According to DnaNudge CEO and Co-Founder, Professor Chris Toumazou, the technology has the ability to transform both shopping behavior and an individual’s long-term health. “Quite simply, [short term] diets don’t really work, and the usual guidelines about healthy eating are too easily ignored,” says Toumazou. “[By] using genetic insight into well-understood health risks and combining this with lifestyle ‘nudges’ based on your inactivity levels, we can all make better day-to-day decisions. This is a completely new way of thinking about what we’re eating, how much we’re moving, and making a big impact through small changes.”
While DnaNudge is designed to address two of the key wellness factors in nutrition and exercise, New York-based MDCN Technologies has developed a solution that targets two others - sleep and stress. Earlier this year the company launched its NeoRhythm smart headband designed to “stimulate brainwaves” to help the user sleep better, destress and focus. While it may look like it belongs in the prop department of a science fiction movie, the device is in fact based on well-established scientific principles.
Employing U.S. Food and Drug Administration (FDA)-approved pulsed electromagnetic field (PEMF) technology, the wearable’s five magnetic field-generating inverted coils produce frequencies which encourage the human mind to function in an individual’s preferred state. The coils target specific areas in the brain (prefrontal cortex, temporal lobes, cerebellum, parietal lobe and occipital lobe) or spinal cord, and generate specific dominant rhythms that mirror the mind’s naturally-occurring frequencies that humans associate with specific activities. The wearer then selects from a range of stimulation programs—for example, sleep, relaxation, meditation and pain control—from a smartphone app using a Nordic-powered Bluetooth LE link.
For those still raising a suspicious eyebrow at the science behind PEMF technology, MDCN Technologies CEO, Marko Kadunc, is happy to explain. “How does PEMF really work?” asks Kadunc. “If you’ve ever felt yourself sleepy while on a train ride, [it’s] the repetitive [rhythm] of the wheels lulling you to sleep [and] there’s a neurological reason for that. The rhythm of the wheels matches a brain wave state that encourages relaxation and sleep. Our brains take a cue from the movements [and] the result is that your state of mind shifts into sleep mode.
“We want to bring PEMF to people to help them train their brain to work for them, not against them and in the comfort of their own home and before a clinical condition comes up. We try to offer our customers as much advice as we can on making their lives better, besides using our product.”
As far as the wellness technology industry as a whole is concerned, Kadunc sees only further growth ahead. “With technological development, the IoT and the rise of wireless solutions that are becoming more and more available, it gives scientists, developers and entrepreneurs unlimited possibilities to create products that could change people’s lives for the better in many ways,” says Kadunc. “Once the product is launched ... that’s only the beginning. It’s an ongoing journey and improvement never really ends.”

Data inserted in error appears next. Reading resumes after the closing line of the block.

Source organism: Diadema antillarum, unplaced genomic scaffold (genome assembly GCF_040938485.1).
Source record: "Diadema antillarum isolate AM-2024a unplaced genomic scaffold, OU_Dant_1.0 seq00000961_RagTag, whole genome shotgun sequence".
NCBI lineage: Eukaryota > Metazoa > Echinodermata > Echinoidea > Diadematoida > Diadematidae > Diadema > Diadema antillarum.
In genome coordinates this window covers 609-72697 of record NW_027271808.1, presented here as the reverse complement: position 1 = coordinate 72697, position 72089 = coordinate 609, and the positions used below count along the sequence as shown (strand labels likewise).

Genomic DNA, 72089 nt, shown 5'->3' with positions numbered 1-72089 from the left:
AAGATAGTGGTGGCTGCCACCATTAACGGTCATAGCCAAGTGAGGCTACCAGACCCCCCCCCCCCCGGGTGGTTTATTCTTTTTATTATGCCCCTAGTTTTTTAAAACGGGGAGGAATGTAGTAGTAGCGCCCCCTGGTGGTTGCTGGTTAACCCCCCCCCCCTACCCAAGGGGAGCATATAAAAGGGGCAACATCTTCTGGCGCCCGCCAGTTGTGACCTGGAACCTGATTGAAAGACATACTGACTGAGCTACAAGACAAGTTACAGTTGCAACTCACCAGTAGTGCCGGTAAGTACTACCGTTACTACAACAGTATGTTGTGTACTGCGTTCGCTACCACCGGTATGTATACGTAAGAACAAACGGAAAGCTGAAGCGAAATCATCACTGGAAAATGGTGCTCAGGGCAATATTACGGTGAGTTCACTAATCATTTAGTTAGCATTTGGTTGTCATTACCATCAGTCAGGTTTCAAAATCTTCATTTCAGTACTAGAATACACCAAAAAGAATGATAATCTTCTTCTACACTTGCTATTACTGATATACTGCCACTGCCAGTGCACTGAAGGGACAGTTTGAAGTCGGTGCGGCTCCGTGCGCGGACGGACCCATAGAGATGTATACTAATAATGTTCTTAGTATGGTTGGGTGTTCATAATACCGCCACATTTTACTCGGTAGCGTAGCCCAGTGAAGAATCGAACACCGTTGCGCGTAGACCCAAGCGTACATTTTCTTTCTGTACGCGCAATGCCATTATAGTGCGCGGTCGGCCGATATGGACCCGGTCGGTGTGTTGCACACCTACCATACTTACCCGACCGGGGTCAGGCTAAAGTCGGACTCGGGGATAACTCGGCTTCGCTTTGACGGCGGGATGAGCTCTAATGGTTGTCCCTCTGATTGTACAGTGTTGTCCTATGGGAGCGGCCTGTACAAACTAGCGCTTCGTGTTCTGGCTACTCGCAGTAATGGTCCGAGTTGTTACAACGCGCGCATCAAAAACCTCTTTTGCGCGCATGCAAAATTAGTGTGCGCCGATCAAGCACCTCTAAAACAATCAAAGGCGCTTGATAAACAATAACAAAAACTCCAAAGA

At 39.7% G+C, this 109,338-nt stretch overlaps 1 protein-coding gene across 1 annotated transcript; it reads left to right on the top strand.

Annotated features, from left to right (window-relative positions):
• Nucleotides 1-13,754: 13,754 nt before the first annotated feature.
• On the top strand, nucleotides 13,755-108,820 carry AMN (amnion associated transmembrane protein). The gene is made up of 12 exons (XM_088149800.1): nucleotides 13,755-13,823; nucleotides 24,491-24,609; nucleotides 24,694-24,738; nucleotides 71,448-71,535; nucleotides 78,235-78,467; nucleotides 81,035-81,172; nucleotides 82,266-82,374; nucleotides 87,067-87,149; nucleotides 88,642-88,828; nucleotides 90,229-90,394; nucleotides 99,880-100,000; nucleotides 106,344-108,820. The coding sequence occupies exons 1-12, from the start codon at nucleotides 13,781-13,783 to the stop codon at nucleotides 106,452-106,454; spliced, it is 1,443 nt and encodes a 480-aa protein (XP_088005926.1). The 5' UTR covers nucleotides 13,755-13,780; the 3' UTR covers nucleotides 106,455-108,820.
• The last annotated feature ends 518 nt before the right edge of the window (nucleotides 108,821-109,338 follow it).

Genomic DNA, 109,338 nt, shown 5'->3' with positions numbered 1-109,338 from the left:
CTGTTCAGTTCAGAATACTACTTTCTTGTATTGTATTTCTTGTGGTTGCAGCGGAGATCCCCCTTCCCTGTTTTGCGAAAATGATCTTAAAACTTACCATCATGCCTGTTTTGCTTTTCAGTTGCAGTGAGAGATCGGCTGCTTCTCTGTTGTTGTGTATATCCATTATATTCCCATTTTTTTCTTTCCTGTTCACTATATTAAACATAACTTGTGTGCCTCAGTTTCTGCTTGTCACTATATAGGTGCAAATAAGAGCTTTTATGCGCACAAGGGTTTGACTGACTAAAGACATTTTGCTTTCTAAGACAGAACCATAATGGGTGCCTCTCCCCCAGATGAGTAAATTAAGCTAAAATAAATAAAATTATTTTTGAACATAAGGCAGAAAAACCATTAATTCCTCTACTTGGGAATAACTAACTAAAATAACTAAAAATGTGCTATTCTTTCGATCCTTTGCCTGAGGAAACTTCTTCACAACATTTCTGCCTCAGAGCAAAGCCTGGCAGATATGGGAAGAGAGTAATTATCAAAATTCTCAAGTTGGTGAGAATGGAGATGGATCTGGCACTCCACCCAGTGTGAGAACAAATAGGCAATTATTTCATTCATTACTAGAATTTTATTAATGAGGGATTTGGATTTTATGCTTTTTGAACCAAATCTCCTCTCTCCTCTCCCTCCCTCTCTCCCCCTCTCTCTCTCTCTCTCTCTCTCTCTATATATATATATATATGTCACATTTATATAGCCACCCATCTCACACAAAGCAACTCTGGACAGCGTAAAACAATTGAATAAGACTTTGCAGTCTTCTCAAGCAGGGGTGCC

While the gains to be had from good nutrition, sleeping well and managing stress are becoming better understood, the benefits of exercise to our health and wellness are fully established. Wristworn fitness trackers can reasonably lay claim to being one of the foundation stones of the wearable technology revolution that exploded into life over a decade ago and fitness monitoring remains the primary use case of wearable tech.
Whether you are a professional athlete or a Sunday stroller, exercise trackers are designed to motivate the user to keep going and achieve a greater level of fitness. What they don’t all do is tell the wearer when they are overreaching, at risk of injury or chronic pain or need to focus on recovery.
“High-impact sports take a toll on your body, and endurance sports wear you down. It is increasingly important to be proactive about taking care of yourself to continue performing at a high-level,” says Dan Evans, Co- Founder and CTO of RecoverX, a U.S.-based technology startup taking a different approach to wellness wearables.
Earlier this year the company released Contrast Knee, a Nordic-powered Bluetooth LE knee brace that provides electric-powered alternating heating and cooling therapy. Once strapped around the user’s knee the product employs built-in temperature sensors that regulate and sustain precise temperature therapy, controlled via the user’s smartphone. The varied phases of recovery help the user successfully manage inflammation, relieve pain and return to an active lifestyle.
However, amidst the almost universal clamour for wellness technology, there are others who encourage a degree of caution. Alison Spender, lead author of a 2018 discussion paper on wearables, the IoT and considerations for the life and health insurance industries, said the research was clear that for now wearables and the IoT were part of the wellness solution, not the solution itself.
“In the excitement and rush to adopt this emerging technology ... there is an unfounded belief among some that the technology alone can drive behaviour change for the better,” says Spender. “Wearables are not a panacea. That is not to say that technology should not be part of a behaviour change program, indeed it should be exactly that – part of the solution, permitting real time feedback and driving motivation in a broader campaign of change.”
It’s true that technology alone will never be the prerequisite to wellness—it can’t after all do the exercise, healthy eating, sleeping and social interaction for you—but it is the ideal enabler. Increasingly technology’s role can tell you when you should or shouldn’t work out, recover, relax or eat. The technology can also tell you how effective your activity, sleep or dietary habits have been.
The business of wellness is here and booming and the wireless technology to help us stay well is more than keeping pace. But because the technology is in its infancy, what happens next will be very interesting.